Pause for a moment in Room 4, where Degas’ ‘L’Absinthe’ is hung. This image, hugely controversial when first exhibited in London, has the grandeur arising from simplicity of subject married to depth of understanding. It can be said of Degas that he successfully united the classical clarity of Ingres with the Romantic colour of Delacroix, and made of this potent amalgam a basis for Modernism. No such great claim can be made for Lautrec despite his immense graphic skills. In fact, he might even have been included here simply for his ‘box-office’ attractions — the myth of the ugly dwarfish alcoholic cripple who lived and loved in the brothels of Paris, and who continues to live in the popular imagination. Even so sensitive a critic as the poet John Ashbery has written that Lautrec’s work depends for its effect and appeal not so much on its formal qualities as on its subject-matter — fin-de-siècle Montmartre nightlife. Sickert, interestingly, dismissed Lautrec as ‘unimportant’.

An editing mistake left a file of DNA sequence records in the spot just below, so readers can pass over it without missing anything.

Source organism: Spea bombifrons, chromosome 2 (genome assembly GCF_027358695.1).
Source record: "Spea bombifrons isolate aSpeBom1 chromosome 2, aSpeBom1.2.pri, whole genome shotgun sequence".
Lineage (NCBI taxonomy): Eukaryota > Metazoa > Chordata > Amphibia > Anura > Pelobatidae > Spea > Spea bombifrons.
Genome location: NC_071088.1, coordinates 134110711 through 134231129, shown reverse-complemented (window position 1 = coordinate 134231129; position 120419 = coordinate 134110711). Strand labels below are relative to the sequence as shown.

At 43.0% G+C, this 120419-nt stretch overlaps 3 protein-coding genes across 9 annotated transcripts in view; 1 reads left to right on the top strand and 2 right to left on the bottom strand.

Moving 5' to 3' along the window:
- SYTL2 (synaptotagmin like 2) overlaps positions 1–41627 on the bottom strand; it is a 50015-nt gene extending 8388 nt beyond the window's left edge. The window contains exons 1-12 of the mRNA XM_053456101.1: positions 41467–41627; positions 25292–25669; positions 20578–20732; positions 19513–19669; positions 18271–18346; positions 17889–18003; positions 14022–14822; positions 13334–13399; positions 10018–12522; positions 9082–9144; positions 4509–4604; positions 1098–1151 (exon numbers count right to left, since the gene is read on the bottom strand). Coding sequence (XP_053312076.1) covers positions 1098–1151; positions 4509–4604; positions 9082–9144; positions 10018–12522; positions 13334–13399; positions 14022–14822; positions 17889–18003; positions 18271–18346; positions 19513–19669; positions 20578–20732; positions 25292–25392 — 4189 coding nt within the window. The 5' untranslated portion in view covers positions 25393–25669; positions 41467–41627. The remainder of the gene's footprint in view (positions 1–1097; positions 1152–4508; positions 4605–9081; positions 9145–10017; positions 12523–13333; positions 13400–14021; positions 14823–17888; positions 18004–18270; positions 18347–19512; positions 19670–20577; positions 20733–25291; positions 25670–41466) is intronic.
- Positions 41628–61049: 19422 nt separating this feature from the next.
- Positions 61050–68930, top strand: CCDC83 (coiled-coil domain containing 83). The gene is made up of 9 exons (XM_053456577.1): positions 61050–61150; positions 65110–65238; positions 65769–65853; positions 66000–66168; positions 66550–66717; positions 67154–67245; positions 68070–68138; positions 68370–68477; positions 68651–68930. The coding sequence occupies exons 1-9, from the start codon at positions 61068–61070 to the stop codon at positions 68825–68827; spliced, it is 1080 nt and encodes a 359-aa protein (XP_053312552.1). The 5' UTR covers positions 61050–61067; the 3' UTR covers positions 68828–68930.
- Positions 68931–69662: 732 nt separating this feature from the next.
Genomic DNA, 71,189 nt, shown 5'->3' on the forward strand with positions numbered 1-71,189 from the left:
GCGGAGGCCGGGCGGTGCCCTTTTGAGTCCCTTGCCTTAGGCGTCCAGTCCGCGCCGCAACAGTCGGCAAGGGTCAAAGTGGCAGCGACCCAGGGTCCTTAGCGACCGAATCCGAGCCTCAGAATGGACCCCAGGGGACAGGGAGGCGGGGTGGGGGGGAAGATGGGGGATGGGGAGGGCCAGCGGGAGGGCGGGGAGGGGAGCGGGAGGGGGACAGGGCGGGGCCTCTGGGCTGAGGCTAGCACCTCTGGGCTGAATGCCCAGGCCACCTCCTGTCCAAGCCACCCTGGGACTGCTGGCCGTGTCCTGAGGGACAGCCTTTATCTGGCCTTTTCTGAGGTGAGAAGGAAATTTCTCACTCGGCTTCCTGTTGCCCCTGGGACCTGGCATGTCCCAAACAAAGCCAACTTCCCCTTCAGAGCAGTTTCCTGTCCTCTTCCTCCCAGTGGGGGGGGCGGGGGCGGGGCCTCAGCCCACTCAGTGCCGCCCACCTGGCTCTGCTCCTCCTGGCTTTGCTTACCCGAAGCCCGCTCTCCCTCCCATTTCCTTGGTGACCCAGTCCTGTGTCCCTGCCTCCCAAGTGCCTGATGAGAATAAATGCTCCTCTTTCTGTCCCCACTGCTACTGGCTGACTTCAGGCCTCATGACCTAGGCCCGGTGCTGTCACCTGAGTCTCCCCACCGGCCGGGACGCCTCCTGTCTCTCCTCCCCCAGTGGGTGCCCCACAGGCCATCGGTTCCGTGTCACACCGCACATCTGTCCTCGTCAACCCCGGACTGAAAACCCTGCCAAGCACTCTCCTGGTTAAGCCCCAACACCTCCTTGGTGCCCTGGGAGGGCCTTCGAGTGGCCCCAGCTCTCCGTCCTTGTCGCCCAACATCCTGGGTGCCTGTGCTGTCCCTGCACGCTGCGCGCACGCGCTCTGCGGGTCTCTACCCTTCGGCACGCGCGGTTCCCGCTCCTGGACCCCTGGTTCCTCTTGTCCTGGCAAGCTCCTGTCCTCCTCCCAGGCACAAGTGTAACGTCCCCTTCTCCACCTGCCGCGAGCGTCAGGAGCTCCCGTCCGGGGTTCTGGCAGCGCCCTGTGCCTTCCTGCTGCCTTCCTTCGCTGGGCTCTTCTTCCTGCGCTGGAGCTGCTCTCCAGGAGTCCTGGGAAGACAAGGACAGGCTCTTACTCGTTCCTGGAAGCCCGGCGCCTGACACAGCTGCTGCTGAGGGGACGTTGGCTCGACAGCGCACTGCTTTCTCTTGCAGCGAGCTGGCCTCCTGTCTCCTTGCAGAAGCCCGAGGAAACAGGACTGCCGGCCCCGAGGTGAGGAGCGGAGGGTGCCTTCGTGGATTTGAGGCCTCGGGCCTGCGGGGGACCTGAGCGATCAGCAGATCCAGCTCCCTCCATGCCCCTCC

Sickert features heavily in the second half of the show. Despite some inspired hanging, for instance the convergence of Whistler’s ‘Self-Portrait’, Sickert’s portrait of Beardsley and William Rothenstein’s of Charles Conder, Sickertian gloom begins to pervade the soul. The room of Sickert’s bedroom scenes thankfully contains the light touch of Whistler — a study of rose drapery and a couple of reclining figures. Bonnard and Vuillard are brought on to lighten the load further (the former seen to better advantage).
Usually, I am an admirer of Sickert, and although there are some wonderful things by him here, I found myself underwhelmed by his presence in this prodigally mixed company. A far more interesting trio to my mind would have been Sickert, Bonnard and Vuillard. Of course, I might have been less than impressed by Sickert even in this putative company — which may mean that he is less of an artist than I have always supposed — but such a grouping would certainly make some interesting stylistic and art-historical comparisons. There is something inherently unconvincing about Degas, Sickert and Toulouse-Lautrec, especially when Lautrec is so poorly served and could so easily be omitted altogether. An exhibition focusing intently on Degas and Sickert could not fail to be fascinating, but we don&
#8217;t have that either. Instead, we are offered a much wider range of British art over a 40-year period with a sample of cross-Channel interventions, which actually makes for a fascinating exhibition. It’s just got the wrong title. The Tate should be above so obvious a marketing ruse.